diversity of cultures [which] have a right to contribute
to the evolving Australian culture.”
[PDF] (Theophanous
later contributed to Australian diversity by becoming
the first serving Federal politician

to end up in jail
, having been convicted of taking
bribes from drug barons and seeking sexual favors from a
gangster`s Chinese moll, in return for arranging her
visa.)

Blainey lost his job as a
television commentator for the government-run Australian
Broadcasting Corporation. Except for a few Sydney
newspapers, and the Christian Science Monitor,
most print media ignored him. Eventually, after six
years of this war of attrition, Blainey resigned early
from his Melbourne professorship. One of his chief
attackers, a former

Communist Party card-carrier
named Stuart Macintyre,
took his chair. The eminent Blainey found himself fobbed
off with the chancellorship of Ballarat University, an
obscure post where he was expected to quietly fade from
view.

And now stand by for what Victorian
actor-managers used to call The Transformation Scene.

Blainey`s fortunes have turned
around, and he has begun to be taken seriously
again—after some 20 years of abuse. Undoubtedly the
Soviet Union`s downfall helped discredit the Australian
far Left. Public opinion here has shifted thanks to
events such as the Asian financial collapse, the crisis
in

East Timor
, the terror attacks of 9/11 and the
atrocity in

Bali
which killed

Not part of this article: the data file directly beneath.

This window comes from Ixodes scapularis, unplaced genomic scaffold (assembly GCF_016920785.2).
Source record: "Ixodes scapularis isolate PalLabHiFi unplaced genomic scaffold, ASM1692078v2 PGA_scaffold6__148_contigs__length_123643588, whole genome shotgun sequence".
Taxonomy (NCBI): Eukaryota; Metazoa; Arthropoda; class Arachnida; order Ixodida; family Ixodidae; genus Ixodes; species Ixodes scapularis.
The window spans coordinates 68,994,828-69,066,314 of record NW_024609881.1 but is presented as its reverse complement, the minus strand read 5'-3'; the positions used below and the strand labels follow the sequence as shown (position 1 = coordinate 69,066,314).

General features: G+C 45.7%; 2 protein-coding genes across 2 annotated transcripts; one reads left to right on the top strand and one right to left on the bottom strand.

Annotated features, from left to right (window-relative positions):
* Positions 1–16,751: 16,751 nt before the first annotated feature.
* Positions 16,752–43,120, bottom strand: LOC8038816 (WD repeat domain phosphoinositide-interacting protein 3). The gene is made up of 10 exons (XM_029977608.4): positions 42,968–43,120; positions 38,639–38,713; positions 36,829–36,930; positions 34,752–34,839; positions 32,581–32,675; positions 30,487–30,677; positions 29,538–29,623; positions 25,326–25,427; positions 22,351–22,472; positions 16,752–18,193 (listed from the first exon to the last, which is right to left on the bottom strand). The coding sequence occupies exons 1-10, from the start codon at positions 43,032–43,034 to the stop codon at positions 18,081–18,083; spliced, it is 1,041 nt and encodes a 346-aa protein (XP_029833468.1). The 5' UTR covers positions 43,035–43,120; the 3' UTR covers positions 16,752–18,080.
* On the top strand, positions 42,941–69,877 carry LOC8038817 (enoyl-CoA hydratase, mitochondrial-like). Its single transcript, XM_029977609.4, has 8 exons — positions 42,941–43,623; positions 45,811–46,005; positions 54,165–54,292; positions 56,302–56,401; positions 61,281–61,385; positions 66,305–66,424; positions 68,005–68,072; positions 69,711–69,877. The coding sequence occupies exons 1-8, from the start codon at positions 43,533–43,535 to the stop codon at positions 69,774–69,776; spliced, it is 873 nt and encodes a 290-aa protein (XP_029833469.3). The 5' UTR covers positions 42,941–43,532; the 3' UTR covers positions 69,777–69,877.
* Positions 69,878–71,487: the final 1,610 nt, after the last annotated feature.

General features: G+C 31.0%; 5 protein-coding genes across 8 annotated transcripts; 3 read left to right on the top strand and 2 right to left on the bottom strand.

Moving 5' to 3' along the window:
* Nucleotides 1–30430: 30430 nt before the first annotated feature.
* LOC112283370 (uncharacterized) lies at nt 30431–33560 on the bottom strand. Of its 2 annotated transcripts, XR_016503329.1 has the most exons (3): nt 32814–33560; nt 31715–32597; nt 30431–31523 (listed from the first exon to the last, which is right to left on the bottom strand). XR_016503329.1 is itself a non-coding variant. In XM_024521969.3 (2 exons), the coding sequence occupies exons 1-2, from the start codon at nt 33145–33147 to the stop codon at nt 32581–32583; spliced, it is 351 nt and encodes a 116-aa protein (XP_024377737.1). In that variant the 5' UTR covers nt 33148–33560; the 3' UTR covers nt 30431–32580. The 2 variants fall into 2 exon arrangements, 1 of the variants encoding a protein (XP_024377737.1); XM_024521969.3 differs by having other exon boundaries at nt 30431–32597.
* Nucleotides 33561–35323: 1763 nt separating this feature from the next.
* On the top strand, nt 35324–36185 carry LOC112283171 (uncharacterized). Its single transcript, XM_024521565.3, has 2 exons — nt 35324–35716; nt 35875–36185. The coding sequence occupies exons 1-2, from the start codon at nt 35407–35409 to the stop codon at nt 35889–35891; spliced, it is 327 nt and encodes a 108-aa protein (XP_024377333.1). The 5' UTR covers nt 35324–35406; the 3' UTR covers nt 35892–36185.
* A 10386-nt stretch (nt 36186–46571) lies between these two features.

so many of our countrymen
. And , of course, more
years of experience with more immigrants. Reality has a
way of seeping through the most impermeable of
intellectual defenses.

At any rate, Blainey received in
his 70th year Australia`s highest civilian award, the
Companion of Honor. In 2001, the radio arm of a
partially contrite Australian Broadcasting Corporation

invited Blainey
to give its annual

Boyer Lectures.
These six talks appeared almost
immediately in book form, as

This Land Is All Horizons
. Ivan R. Dee publishers of
Chicago reissued in May 2003 (with Jacques Barzun`s
imprimatur) Blainey`s magnificent

Short History of the World
, first published by
Penguin three years before. In 2003 there appeared
another collection of essays,

The Fuss That Never Ended
, which summoned even his
long-time enemies to treat Blainey`s work

respectfully
. I wouldn`t say that Blainey`s critics
have repented. But at least some seem to have
entertained some second
thoughts.

It would be impertinent to complete
even the sketchiest account of Blainey`s doings without
emphasizing what all who have ever met him know: that he
is far more modest than anyone of his talents has the
right to be. Far too softhearted for his own good, he
has never expressed the smallest public bitterness over
the treatment he has endured. He speaks in a low, rather
husky voice, which lacks all the adornments of a
conventional orator, but which can and does reduce a
roomful of impatient sophomores to pin-dropping silence
by its sheer incantatory erudition.

The story of Geoffrey Blainey shows
that

nice guys
 don`t invariably

finish last
.

R. J. Stove [send
him mail
] lives in Melbourne. He is a Contributing
Editor at


The American Conservative
, and has also been
published in


The New Criterion
and

Chronicles
. He is author of


The Unsleeping Eye: Secret Police and Their Victims
.